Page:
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COVID-19: Are government resources better spent on public health or stimulating the economy? Show more Show less

Much of the world is now in lockdown to protect populations from the deadly spread of coronavirus. Yet, the US government is looking into an alternative approach. The latest statements from Donald Trump insist that 'the cure...[cannot be] worse than the disease'. These comments mark a striking policy difference to the rest of the world. Namely, they place more value on economic growth than on human life. During this unique pandemic, are government funds better spent on public health, or on stimulating the economy?

Government resources are better spent on public health Show more Show less

Life is sacred. And the consequences of treating it as anything else will be devastating.
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The role of the state is to protect its citizens

Human life is sacred, the economy is not. The government should look after the health and safety of citizens first. If everyone is too sick to work, the economy's health won't matter.
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America coronavirus economy health politics trump

Context

The role of the state is to protect its citizens. Sacrificing their lives for the sake of profit violates this social contract.

The Argument

The uniting element in the many theories of what makes a state, is that it exists to protect its citizens. On this basis, there is no debate about policy priorities when millions of lives depend on a single action being taken.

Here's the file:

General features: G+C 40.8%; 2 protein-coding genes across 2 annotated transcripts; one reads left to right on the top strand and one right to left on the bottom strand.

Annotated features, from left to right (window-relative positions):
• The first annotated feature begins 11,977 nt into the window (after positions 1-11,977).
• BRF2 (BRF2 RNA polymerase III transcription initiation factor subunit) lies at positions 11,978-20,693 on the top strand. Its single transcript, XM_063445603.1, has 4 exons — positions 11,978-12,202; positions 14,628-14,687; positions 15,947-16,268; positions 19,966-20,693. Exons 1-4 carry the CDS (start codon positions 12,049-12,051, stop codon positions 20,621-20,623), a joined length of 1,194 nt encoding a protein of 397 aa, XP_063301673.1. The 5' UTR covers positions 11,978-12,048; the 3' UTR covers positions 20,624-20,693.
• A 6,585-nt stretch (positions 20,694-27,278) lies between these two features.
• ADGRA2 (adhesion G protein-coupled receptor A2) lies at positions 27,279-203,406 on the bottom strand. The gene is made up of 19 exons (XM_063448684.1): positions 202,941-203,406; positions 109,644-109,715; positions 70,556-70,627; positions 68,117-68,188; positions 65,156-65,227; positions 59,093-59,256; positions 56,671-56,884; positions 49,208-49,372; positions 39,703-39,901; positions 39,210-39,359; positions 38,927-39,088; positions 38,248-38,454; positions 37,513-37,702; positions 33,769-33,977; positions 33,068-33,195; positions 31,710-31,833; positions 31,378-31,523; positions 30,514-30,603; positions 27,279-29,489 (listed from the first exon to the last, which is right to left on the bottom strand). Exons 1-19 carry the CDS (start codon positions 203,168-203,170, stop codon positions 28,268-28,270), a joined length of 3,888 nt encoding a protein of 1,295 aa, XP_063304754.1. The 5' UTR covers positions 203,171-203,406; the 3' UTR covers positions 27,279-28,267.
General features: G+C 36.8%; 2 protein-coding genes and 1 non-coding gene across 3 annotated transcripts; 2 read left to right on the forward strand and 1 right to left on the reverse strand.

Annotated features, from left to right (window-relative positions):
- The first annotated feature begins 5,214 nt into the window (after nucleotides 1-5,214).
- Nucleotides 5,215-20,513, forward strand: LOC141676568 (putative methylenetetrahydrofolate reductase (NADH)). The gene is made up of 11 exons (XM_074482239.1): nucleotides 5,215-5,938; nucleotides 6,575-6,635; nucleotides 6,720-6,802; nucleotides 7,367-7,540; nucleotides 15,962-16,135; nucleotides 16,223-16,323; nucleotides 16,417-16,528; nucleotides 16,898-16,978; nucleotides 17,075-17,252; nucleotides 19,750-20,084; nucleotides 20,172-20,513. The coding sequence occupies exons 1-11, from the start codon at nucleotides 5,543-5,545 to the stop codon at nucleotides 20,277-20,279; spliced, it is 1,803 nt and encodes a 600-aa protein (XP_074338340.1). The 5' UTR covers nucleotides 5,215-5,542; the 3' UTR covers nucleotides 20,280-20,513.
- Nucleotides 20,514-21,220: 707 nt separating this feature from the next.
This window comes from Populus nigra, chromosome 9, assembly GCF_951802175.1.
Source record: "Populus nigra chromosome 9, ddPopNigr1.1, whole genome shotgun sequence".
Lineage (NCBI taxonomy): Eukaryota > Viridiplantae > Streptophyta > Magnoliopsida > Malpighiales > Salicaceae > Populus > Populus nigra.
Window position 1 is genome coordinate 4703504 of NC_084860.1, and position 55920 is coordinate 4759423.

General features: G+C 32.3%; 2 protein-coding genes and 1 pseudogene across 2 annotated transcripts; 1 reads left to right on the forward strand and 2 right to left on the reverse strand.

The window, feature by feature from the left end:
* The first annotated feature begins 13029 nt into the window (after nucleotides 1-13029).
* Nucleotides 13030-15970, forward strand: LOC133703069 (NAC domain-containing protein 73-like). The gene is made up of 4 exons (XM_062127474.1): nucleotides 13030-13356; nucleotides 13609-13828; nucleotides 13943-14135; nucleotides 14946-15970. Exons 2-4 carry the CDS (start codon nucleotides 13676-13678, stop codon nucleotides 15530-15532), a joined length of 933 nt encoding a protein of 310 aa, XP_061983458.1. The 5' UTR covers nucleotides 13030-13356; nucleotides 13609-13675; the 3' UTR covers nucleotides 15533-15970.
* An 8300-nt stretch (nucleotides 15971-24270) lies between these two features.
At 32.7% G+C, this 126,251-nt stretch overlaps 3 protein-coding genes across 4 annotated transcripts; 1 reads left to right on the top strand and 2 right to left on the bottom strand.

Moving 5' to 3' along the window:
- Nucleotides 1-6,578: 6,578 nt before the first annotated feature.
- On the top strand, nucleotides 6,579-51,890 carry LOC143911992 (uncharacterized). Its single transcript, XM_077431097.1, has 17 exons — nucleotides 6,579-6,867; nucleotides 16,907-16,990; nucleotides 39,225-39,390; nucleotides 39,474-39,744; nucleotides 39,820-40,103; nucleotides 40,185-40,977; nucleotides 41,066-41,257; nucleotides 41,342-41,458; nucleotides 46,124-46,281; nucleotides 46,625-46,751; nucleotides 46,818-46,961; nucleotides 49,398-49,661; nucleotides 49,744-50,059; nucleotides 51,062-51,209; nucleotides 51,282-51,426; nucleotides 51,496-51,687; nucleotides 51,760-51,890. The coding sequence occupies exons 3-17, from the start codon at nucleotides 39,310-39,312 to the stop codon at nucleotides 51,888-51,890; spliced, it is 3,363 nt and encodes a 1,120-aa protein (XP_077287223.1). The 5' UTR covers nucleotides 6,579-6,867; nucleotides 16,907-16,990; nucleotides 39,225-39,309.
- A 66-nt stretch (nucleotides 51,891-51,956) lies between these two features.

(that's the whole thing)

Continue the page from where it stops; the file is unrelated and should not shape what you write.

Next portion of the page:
Counter arguments

The role of the state is unfixed. This is no clearer than now, as democratic countries have instituted emergency measures curbing freedoms to deal with the coronavirus. In China, for example, phones now log whether their owner is suitable to be outside and go about their daily business. In France the government can now control people's movements as well as ' manage prices and requisition goods...As the pandemic proceeds, it is also likely...[many will] exploit [their] unique power to monitor people using their data'[1]. The role of the state is therefore dependent upon manifold contexts more than anything else. During an unprecedented global health pandemic therefore, we certainly cannot expect the state to conform to centuries old definitions.

Framing

Premises

[P1]The state exists to protect its citizens [P2] Prioritising public health is necessary to protect citizens [P3] Prioritising the economy would endanger citizens

Rejecting the premises

[Rejecting P1]The state does not have a fixed role

Proponents

Further Reading

References

  1. https://www.economist.com/leaders/2020/03/26/the-state-in-the-time-of-covid-19

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This page was last edited on Wednesday, 3 Jun 2020 at 16:43 UTC